An Omaha Fashion Week recap


Brooke Criswell
Online Content Manager

The nation’s fifth largest fashion event was held in Omaha Aug. 17 through 22.

Omaha Fashion Week is held biannually every March and August with more than 9,000 in attendance, 1,000 behind the stage members, 325 models and 55 designers every year.

Omaha Fashion Week was the first to allow designers to showcase their products of art for no cost at all. They are selected based on merit.

Monday night was bridal wear and children’s wear. Tuesday was avant garde and swimwear collections. Wednesday and Thursday are ready-to-wear showcases. Friday was eveningwear and Saturday was the grand finale, following an after-party at McLovin Store.

A pop-up tent on 14th and Cumming Street held hundreds of people taking group selfies, drinking and mingling. The music was loud and booming and photographers had their cameras flashing in every direction.

There were also pop up stores within the tent such as Pretty in Patina, a local boutique, Gordmans and Borsheims.

From attending most of the shows I noticed a few things that kept repeating, like the lack of diversity in shapes of bodies and skin colors. Some designers did a phenomenal job representing everybody, such as Jennifer Pool who designed dresses, which were inspired by the fairy tale lands. Even more so, they were designed for men in drag.

I’m sure the people in the fashion industry have their reasons as to why models have to be thin to showcase their clothing but I wish I had seen more models that every-day people could relate to better.

One designer that had a major lack of diversity in their models was Michaela Cawley, who designs KKINI, a luxury swimwear brand. Maybe because they were swimsuit models their bodies have to be really slender but again, I would have loved to see different women involved.  I noticed in some collections, there were not any racial mixes. In the ones that did, there were only a few that were African American. For any other races, I could not see them to name them.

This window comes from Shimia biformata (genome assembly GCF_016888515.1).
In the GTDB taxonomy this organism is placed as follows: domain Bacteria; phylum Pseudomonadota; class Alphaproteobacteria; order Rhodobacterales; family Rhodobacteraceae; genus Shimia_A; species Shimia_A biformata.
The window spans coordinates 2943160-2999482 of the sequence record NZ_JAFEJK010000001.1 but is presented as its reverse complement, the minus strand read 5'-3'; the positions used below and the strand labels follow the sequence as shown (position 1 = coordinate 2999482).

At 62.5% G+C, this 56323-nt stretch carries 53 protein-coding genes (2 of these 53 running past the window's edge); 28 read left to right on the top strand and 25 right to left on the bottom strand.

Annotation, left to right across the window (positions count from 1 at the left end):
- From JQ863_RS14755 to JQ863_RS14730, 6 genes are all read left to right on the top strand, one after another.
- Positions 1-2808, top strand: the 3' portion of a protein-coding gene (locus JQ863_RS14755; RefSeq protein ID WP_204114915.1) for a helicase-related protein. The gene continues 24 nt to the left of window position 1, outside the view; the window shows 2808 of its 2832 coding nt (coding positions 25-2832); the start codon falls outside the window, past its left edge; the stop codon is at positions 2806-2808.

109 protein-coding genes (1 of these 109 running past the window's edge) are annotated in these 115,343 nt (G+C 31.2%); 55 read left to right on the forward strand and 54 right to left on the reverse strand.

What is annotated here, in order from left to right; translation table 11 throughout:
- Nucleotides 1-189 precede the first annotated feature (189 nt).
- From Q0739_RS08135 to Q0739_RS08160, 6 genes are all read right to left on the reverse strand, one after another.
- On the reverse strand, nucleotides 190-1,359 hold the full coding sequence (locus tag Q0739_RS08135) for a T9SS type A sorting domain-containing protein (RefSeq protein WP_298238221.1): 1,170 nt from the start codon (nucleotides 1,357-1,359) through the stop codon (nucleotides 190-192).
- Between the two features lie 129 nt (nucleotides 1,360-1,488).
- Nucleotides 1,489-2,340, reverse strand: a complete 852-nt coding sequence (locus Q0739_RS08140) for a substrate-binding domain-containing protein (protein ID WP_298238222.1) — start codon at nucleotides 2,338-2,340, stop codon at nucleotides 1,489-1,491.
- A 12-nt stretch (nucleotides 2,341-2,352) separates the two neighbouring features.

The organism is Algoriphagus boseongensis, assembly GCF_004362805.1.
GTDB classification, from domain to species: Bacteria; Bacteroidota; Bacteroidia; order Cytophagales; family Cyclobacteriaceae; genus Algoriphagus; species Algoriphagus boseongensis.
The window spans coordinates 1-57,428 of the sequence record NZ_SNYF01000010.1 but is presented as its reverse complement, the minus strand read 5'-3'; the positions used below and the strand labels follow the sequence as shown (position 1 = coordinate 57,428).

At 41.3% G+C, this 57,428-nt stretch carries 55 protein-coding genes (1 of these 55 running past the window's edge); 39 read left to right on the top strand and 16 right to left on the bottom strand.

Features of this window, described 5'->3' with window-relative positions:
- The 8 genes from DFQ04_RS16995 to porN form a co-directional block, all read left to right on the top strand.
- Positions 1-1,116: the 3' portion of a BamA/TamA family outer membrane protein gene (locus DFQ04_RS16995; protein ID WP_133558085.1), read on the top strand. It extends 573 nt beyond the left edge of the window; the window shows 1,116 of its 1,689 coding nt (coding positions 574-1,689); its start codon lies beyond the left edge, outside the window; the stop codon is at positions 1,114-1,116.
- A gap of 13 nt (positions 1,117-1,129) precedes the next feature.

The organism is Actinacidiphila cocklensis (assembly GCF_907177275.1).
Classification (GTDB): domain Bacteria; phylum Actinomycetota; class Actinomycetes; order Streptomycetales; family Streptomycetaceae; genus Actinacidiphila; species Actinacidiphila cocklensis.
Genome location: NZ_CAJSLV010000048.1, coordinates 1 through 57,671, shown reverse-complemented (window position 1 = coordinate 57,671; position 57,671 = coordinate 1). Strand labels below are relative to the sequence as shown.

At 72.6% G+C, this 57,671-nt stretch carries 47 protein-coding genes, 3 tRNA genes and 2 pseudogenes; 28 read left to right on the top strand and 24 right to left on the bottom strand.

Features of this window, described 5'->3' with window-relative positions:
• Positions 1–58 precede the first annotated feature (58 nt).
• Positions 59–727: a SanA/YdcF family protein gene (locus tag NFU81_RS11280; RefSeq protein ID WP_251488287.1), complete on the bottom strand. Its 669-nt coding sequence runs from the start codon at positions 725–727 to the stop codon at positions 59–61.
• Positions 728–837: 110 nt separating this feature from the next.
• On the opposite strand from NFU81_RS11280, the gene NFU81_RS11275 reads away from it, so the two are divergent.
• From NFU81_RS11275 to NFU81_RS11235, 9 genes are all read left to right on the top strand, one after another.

Fashion on the runway is very different than street fashion. It’s more about telling a story or representing an idea. Props such as hairstyles, makeup and music really fit in the back-story. For example, Ellene McClay designs represented the eighties style with splashes of bright colors and fringed flares while the crowd jammed out to “Sweet Dreams” by Annie Lennox.

Audience members can now buy what they see on the runway by texting the designers’ name to a specific number throughout the show.

There’s a lot going on inside the 22,000 square foot tent but also on the outside. Matt Babe has a studio at Hot Shops and was hired as Omaha Fashion Week’s street artist.  The event ordered 36-40 canvases to be auctioned off. Half of the proceeds go back to fashion week the other half is his commission.

“My inspiration tonight is from concerts and pretty lights,” Babe said. “It comes from all over, tonight I’m working on letter structures.”

Every night there was a winner judged by a panel of five.

Monday’s winner: Adrienne Anderson. Her designs start from the bachelorette party and lasts all the way through the wedding to the honeymoon stage.

Tuesday’s winner: Dan Richters. His inspiration came from the ocean and portrayed a lot of fins, gale and spikes on his designs.

Wednesday’s winner: Triple Thread. Their clothing featured sharp edges and beautiful colors-those of which you see when looking through a kaleidoscope.

Thursday’s winner: Christopher Di Giorgio. He is a menswear designer that sparks inspiration from the vintage collections of Tommy Hilfiger.

Friday’s winner: Denise Ervin. Her inspiration was driven from the usage of authentic indian thread and designs.

Saturday’s grand finale winner: Dan Richters. He won a $15,000 worth package.



  1. One reason for lack of diversity in body size is due to consistency in production. It isn’t cost effective to have a wide variety of dress forms lying around the studio because they range from $500-1,000 a piece. The sample size usually chosen is on the smaller size because larger garments = more fabric yardage. In a in the prototype / development stage of production, minimizing cost is essential. Business is business and money is always a factor. While diversity is great in fashion… It is also extremely expensive.


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